Posts from November 21, 2004

Good news

Good news

: Who can say this is not good news?

Iraq will hold its first democratic elections for more than 50 years on January 30, it was announced yesterday.

America, the brand

America, the brand

: I just saw the most remarkable piece of product placement/advertising/political positioning. On American Dreams, teen soldier JJ returns home with just a damaged leg and psyche and his hard-ass father gives him a car: a Mustang.

Cut to the commercial, the only one in the hour: A modern-day soldier returns home, presumably from Iraq. The story is stretched out as his kid brother drives him and his mom home (in a Ford) and the soldier has to wait for his father, who has some issues. Finally, the father returns, driving his own Mustang, the same vintage as the one we just saw in the ’60s American Dreams. The father talks about his return; if he’s not JJ, he’s an ’00 proxy. And this father gives his son a car. You guessed it: a Mustang. “We at Ford wish everyone in the Armed Forces a safe return home,” the chyron says. “For your service, you have our gratitude.”

I have no idea whether this is brilliant advertising or brilliant exploitation.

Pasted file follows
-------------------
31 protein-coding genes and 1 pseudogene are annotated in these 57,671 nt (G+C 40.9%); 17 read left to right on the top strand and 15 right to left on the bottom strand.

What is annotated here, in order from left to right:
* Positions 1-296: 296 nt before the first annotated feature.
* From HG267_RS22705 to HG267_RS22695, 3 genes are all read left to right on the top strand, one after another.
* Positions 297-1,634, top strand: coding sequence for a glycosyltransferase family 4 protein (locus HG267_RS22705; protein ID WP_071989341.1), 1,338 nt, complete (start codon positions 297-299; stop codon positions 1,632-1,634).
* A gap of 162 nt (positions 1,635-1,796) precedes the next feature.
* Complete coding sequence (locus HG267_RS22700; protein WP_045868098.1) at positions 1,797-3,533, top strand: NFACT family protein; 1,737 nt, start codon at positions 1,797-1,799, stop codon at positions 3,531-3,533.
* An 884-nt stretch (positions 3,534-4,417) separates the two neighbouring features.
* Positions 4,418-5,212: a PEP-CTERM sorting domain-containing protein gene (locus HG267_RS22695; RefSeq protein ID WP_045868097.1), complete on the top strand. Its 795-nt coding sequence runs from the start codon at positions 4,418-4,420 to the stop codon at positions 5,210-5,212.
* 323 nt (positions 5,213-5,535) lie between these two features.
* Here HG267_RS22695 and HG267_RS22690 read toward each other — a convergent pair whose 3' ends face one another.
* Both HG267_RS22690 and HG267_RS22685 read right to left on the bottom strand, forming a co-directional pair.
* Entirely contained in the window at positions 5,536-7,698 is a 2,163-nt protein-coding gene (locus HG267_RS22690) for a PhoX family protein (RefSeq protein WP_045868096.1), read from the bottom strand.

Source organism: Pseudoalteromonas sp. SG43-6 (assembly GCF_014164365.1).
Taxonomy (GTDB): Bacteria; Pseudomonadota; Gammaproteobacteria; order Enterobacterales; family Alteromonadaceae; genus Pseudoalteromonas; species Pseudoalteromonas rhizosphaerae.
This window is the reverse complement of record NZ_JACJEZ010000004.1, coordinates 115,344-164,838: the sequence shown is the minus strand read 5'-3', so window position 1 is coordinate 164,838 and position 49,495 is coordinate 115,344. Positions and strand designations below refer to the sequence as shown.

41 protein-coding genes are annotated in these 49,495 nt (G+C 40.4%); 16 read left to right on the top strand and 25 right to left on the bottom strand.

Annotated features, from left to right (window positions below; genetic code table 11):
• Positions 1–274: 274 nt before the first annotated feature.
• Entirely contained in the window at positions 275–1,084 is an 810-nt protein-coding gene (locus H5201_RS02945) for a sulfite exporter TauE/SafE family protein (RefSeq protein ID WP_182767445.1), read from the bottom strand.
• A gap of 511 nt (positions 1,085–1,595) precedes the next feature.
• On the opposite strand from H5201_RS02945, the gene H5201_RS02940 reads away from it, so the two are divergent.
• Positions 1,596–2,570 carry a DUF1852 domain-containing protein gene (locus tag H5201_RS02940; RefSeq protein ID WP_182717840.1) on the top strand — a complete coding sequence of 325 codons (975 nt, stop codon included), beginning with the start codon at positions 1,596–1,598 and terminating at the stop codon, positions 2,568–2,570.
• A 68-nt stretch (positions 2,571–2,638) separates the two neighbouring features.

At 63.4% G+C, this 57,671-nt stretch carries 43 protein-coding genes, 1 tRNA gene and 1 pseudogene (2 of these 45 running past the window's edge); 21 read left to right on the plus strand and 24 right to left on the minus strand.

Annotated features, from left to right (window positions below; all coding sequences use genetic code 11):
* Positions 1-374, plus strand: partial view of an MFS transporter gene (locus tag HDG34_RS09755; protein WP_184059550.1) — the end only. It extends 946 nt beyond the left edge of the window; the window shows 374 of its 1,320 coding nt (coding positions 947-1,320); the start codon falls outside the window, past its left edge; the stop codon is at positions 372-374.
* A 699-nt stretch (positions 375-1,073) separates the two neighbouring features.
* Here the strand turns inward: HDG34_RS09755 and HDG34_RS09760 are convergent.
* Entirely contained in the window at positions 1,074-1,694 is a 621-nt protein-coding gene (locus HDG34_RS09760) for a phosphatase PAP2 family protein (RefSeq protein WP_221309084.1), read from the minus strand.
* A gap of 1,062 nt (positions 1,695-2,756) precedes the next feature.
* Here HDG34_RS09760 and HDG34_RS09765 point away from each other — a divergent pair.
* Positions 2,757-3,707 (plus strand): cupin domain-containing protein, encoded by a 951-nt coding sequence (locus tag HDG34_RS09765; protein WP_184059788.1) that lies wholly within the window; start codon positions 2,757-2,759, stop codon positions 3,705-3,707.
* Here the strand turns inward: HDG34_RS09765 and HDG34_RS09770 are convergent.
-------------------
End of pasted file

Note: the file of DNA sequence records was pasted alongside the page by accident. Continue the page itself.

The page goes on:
(But as we know, Ford/Lincoln/Mercury is a red-state brand.)

A blogging demo

A blogging demo

: There’s someone here taking pictures of a blogger blogging. It’s every bit as exciting as you’d imagine. A geek typing. I’ve had that happen a few times when people want to do stories on blogging and want to make it visual: “Go ahead, blog,” they say, as, oh, I don’t know, we’re going to take off our clothes and end up in our PJs cackling madly. Blogging is just not visual. Whittling is more exciting.

Distributed reporting

Distributed reporting

: Finally catching up with email and read a neat notion from Jay Rosen. He noted that Josh Marshall was getting his readers to call their representatives to see whether they had voted for the DeLay Rule since (a) the votes weren’t recorded and (b) the reps would be more likely to level with voters than with reporters. “Great example of blogging doing journalism one better,” says Jay. Right. It’s distributed reporting: The people do the digging.

I can imagine a score of stories where this would work: You ask your readers to call their congressmen to find out a stance and put together a chart (a wiki would work better for this than blog comments, by the way). You have your fellow bloggers each tell you whether the newspapers and TV and radio stations in their town covered a story you think is important and even have them all call the papers’ editors to ask why not. I think a lot of our open-space tax dollars are wasted on space nobody’d want anyway, so I could ask people to take pictures of stupid open space purchases near them. But it’s not restricted to bloggers alone: A smart reporter could start a blog and ask readers what’s happening in the communities they cover.

Whither weblogs?

Whither weblogs?

: The Philadelphia Inquirer asked me to write an op-ed on the future of weblogs after the election — yes, there is one. Here it is.